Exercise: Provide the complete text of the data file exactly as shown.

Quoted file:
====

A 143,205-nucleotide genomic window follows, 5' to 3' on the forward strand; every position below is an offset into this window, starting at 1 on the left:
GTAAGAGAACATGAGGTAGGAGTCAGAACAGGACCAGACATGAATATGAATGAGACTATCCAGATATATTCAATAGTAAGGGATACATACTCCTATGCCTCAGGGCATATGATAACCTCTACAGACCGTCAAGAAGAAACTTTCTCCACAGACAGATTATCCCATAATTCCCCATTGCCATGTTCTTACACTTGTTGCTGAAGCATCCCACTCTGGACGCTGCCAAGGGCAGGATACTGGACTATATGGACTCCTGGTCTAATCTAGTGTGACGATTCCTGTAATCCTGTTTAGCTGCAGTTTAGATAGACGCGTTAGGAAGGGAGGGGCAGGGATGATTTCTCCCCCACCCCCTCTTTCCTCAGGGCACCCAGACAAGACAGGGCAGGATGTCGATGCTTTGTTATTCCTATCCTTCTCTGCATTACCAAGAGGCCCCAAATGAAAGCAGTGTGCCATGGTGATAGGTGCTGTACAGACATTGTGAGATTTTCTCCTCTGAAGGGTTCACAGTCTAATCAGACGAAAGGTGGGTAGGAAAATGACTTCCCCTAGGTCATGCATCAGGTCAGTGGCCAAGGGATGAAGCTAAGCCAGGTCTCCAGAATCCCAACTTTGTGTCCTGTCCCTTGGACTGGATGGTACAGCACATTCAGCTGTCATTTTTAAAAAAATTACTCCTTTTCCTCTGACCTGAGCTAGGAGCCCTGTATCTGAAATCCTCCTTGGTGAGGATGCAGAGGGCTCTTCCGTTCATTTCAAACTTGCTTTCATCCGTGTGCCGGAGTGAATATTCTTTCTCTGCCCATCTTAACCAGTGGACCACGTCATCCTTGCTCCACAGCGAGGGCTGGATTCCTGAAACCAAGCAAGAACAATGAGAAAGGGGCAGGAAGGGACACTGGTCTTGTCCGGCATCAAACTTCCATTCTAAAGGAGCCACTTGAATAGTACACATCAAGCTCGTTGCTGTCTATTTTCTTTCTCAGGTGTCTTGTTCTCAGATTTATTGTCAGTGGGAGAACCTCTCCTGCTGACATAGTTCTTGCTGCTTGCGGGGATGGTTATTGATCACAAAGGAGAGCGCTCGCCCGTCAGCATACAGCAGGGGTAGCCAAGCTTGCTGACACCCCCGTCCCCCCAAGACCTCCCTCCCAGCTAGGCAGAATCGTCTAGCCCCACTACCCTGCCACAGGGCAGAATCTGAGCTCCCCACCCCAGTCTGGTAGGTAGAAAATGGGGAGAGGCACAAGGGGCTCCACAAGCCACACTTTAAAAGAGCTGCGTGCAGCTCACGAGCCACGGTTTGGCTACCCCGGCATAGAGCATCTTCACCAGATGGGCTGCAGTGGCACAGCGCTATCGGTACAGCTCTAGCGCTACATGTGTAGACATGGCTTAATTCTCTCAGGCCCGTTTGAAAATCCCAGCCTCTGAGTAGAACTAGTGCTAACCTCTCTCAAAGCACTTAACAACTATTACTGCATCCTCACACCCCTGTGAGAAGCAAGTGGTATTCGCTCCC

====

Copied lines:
A 143,205-nucleotide genomic window follows, 5' to 3' on the forward strand; every position below is an offset into this window, starting at 1 on the left:
GTAAGAGAACATGAGGTAGGAGTCAGAACAGGACCAGACATGAATATGAATGAGACTATCCAGATATATTCAATAGTAAGGGATACATACTCCTATGCCTCAGGGCATATGATAACCTCTACAGACCGTCAAGAAGAAACTTTCTCCACAGACAGATTATCCCATAATTCCCCATTGCCATGTTCTTACACTTGTTGCTGAAGCATCCCACTCTGGACGCTGCCAAGGGCAGGATACTGGACTATATGGACTCCTGGTCTAATCTAGTGTGACGATTCCTGTAATCCTGTTTAGCTGCAGTTTAGATAGACGCGTTAGGAAGGGAGGGGCAGGGATGATTTCTCCCCCACCCCCTCTTTCCTCAGGGCACCCAGACAAGACAGGGCAGGATGTCGATGCTTTGTTATTCCTATCCTTCTCTGCATTACCAAGAGGCCCCAAATGAAAGCAGTGTGCCATGGTGATAGGTGCTGTACAGACATTGTGAGATTTTCTCCTCTGAAGGGTTCACAGTCTAATCAGACGAAAGGTGGGTAGGAAAATGACTTCCCCTAGGTCATGCATCAGGTCAGTGGCCAAGGGATGAAGCTAAGCCAGGTCTCCAGAATCCCAACTTTGTGTCCTGTCCCTTGGACTGGATGGTACAGCACATTCAGCTGTCATTTTTAAAAAAATTACTCCTTTTCCTCTGACCTGAGCTAGGAGCCCTGTATCTGAAATCCTCCTTGGTGAGGATGCAGAGGGCTCTTCCGTTCATTTCAAACTTGCTTTCATCCGTGTGCCGGAGTGAATATTCTTTCTCTGCCCATCTTAACCAGTGGACCACGTCATCCTTGCTCCACAGCGAGGGCTGGATTCCTGAAACCAAGCAAGAACAATGAGAAAGGGGCAGGAAGGGACACTGGTCTTGTCCGGCATCAAACTTCCATTCTAAAGGAGCCACTTGAATAGTACACATCAAGCTCGTTGCTGTCTATTTTCTTTCTCAGGTGTCTTGTTCTCAGATTTATTGTCAGTGGGAGAACCTCTCCTGCTGACATAGTTCTTGCTGCTTGCGGGGATGGTTATTGATCACAAAGGAGAGCGCTCGCCCGTCAGCATACAGCAGGGGTAGCCAAGCTTGCTGACACCCCCGTCCCCCCAAGACCTCCCTCCCAGCTAGGCAGAATCGTCTAGCCCCACTACCCTGCCACAGGGCAGAATCTGAGCTCCCCACCCCAGTCTGGTAGGTAGAAAATGGGGAGAGGCACAAGGGGCTCCACAAGCCACACTTTAAAAGAGCTGCGTGCAGCTCACGAGCCACGGTTTGGCTACCCCGGCATAGAGCATCTTCACCAGATGGGCTGCAGTGGCACAGCGCTATCGGTACAGCTCTAGCGCTACATGTGTAGACATGGCTTAATTCTCTCAGGCCCGTTTGAAAATCCCAGCCTCTGAGTAGAACTAGTGCTAACCTCTCTCAAAGCACTTAACAACTATTACTGCATCCTCACACCCCTGTGAGAAGCAAGTGGTATTCGCTCCC